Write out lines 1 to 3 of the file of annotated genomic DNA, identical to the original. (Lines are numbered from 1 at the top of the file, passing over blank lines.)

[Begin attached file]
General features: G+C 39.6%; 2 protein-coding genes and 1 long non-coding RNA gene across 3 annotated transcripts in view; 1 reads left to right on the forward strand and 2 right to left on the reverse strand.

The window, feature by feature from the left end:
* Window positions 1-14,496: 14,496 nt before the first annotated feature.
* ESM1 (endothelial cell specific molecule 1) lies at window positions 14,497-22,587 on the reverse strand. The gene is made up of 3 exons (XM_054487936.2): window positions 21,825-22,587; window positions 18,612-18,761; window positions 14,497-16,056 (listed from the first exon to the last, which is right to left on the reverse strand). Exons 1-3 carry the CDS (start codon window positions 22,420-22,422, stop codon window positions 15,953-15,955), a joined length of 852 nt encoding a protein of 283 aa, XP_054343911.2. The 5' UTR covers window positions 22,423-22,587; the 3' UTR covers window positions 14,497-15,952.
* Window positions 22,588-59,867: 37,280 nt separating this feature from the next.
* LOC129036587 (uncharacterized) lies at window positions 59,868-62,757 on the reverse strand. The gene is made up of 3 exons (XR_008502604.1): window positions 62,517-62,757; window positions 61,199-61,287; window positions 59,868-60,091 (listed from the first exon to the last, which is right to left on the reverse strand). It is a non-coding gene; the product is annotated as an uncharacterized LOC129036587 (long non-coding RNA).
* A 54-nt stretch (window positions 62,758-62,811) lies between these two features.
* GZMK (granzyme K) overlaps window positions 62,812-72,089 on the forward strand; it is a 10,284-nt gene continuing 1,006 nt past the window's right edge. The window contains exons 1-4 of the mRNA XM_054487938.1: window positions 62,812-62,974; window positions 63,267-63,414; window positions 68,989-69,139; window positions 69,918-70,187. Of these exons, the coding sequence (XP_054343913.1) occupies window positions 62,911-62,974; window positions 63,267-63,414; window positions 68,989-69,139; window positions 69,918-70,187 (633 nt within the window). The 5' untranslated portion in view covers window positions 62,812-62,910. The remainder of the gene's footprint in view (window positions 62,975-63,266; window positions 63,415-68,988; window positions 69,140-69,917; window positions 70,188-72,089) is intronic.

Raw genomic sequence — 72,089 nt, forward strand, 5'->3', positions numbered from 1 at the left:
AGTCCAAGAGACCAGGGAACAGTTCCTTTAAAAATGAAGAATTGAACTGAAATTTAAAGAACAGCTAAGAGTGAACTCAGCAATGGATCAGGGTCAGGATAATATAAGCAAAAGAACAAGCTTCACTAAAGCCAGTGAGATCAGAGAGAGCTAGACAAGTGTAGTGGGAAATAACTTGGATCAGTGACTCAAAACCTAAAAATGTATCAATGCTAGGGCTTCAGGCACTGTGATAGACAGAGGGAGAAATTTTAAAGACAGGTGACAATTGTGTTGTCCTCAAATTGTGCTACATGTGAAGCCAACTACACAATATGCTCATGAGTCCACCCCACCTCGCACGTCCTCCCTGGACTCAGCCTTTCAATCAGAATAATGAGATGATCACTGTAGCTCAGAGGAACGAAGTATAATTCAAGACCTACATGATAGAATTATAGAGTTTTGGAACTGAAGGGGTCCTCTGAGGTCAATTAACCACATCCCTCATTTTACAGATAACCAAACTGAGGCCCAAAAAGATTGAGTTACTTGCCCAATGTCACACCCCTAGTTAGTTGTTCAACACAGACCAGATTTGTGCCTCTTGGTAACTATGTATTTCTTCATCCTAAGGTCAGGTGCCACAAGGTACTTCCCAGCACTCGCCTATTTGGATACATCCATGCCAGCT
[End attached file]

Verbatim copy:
General features: G+C 39.6%; 2 protein-coding genes and 1 long non-coding RNA gene across 3 annotated transcripts in view; 1 reads left to right on the forward strand and 2 right to left on the reverse strand.

The window, feature by feature from the left end:
* Window positions 1-14,496: 14,496 nt before the first annotated feature.